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Defence Health

ADF Military Surgery

Scope of Research

Advances in trauma care on the modern battlefield, along with improvements in personal protective equipment, have decreased the case fatality rate by 50% in comparison to that in the Vietnam War (Holcomb et al., J.Trauma, 2006). Much of this improvement has been attributed to better trauma systems design, application of the principles of damage control surgery, better management of the coagulopathy of trauma, and application of modern intensive care close to the point of wounding. However, developments in the understanding of critical illness, traumatic brain injury, haemorrhage control and the design of trauma systems, amongst others, promise even further improvements.
Priority areas for research performed by or undertaken in collaboration with the Defence Chair of Military Surgery and Medicine include:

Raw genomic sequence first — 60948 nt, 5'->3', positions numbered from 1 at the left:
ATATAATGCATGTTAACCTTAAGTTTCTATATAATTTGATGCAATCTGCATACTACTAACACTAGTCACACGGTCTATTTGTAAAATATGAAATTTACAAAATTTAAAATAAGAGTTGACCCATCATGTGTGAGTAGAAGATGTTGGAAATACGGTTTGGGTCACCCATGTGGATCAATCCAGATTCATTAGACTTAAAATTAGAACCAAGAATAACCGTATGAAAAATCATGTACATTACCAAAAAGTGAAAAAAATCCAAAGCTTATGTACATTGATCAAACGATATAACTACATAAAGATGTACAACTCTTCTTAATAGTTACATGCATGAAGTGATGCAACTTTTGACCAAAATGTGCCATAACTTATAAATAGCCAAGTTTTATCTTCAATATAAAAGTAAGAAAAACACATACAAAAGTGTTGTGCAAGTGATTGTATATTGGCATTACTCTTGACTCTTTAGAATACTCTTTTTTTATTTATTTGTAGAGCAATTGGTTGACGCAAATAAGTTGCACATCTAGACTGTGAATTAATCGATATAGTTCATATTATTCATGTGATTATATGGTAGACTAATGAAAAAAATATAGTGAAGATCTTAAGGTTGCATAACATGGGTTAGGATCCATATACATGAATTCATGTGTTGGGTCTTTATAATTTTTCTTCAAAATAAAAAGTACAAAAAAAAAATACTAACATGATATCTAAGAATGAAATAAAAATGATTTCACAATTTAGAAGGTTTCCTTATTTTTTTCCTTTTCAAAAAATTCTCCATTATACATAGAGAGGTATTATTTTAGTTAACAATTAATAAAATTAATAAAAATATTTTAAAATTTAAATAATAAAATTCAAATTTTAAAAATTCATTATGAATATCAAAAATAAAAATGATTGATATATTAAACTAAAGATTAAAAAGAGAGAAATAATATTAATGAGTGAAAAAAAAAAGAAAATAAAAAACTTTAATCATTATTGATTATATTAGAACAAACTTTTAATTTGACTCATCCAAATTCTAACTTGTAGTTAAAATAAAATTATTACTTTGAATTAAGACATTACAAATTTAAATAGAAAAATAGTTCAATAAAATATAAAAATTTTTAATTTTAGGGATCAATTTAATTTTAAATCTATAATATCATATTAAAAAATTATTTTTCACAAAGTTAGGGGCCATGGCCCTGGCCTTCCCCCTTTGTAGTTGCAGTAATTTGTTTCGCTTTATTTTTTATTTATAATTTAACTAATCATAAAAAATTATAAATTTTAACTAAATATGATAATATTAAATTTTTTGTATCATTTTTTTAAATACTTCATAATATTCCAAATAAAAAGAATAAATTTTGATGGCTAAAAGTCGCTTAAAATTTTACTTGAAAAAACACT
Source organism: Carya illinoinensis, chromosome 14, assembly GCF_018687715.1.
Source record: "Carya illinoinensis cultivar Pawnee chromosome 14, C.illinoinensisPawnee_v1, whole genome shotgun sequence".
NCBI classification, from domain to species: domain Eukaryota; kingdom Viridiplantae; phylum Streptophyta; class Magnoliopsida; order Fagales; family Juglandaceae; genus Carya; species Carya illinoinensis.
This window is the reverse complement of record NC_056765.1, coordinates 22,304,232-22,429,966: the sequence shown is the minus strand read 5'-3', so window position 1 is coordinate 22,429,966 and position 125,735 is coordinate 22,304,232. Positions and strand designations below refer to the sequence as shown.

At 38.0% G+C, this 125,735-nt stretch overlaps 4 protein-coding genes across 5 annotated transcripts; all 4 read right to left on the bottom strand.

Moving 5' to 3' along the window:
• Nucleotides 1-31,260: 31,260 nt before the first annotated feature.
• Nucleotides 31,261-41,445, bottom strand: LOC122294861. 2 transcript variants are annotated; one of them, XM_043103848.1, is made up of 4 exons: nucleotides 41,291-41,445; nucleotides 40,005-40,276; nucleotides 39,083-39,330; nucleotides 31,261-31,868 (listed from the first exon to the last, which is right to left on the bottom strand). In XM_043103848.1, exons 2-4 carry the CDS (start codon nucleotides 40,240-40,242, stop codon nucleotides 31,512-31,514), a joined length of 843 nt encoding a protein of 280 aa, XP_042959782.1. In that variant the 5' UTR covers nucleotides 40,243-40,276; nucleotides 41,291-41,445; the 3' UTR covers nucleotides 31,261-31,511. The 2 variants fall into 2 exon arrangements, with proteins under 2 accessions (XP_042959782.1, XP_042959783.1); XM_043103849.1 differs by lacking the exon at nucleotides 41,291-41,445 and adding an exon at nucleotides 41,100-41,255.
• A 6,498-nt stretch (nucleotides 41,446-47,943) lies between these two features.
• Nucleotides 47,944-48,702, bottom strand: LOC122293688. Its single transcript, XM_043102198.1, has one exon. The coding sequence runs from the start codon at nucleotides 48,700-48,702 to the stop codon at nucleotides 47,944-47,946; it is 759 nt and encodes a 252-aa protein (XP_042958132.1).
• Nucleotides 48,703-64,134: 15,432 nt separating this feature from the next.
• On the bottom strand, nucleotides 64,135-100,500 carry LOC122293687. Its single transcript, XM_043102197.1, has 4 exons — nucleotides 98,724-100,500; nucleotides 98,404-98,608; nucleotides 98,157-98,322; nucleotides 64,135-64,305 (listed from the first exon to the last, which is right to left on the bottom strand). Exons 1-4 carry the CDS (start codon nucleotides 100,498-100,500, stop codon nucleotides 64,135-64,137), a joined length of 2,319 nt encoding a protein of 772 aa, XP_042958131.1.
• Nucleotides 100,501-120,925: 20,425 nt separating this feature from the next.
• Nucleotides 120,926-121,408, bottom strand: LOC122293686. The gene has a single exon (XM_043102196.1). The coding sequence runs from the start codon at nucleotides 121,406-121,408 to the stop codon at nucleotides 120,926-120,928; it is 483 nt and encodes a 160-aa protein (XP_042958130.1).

• Fluid resuscitation in trauma, including effectiveness of frozen red cells and platelets in trauma resuscitation, the modulation of trauma-induced coagulopathy and inflammation, novel methods of preserving and delivering blood clotting factors, and developments in circulatory access devices;
  • Acute cognitive impairment, including characterisation and initial treatment of mild and severe traumatic brain injury and critical illness delirium;
  • Traumatic lung injury, including pharmacological and ventilator management of lung injury sustained in blunt or blast trauma;
  • Sepsis in trauma, including early diagnosis of sepsis and identification of infecting organisms using molecular diagnostics and investigation of methods to reduce bacterial translocation across the bowel wall;
  • Design of trauma systems, investigating the effectiveness of initial damage control surgery in smaller hospitals compared with longer transport times to major trauma centres, the effect of team training on efficiency and safety, and the utility of telemedicine for clinical management and governance.
Projects in each of these areas are, or will be, performed in collaboration with civilian institutions and are expected to benefit to both civilian and military trauma patients. As such, the research programme will be funded largely by competitive extramural grants by 2014-2016.
7 December, 2011